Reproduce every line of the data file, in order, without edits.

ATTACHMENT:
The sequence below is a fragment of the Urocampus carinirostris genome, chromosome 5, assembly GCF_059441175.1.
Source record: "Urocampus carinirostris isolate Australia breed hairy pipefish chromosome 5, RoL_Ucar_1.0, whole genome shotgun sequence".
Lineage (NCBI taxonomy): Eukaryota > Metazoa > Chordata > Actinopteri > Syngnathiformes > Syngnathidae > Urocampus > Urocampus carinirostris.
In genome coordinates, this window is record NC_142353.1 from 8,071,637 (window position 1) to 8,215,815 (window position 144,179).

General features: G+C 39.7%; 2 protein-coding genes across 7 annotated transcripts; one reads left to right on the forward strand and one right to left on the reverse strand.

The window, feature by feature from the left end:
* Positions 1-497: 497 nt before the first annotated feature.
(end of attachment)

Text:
The sequence below is a fragment of the Urocampus carinirostris genome, chromosome 5, assembly GCF_059441175.1.
Source record: "Urocampus carinirostris isolate Australia breed hairy pipefish chromosome 5, RoL_Ucar_1.0, whole genome shotgun sequence".
Lineage (NCBI taxonomy): Eukaryota > Metazoa > Chordata > Actinopteri > Syngnathiformes > Syngnathidae > Urocampus > Urocampus carinirostris.
In genome coordinates, this window is record NC_142353.1 from 8,071,637 (window position 1) to 8,215,815 (window position 144,179).

General features: G+C 39.7%; 2 protein-coding genes across 7 annotated transcripts; one reads left to right on the forward strand and one right to left on the reverse strand.

The window, feature by feature from the left end:
* Positions 1-497: 497 nt before the first annotated feature.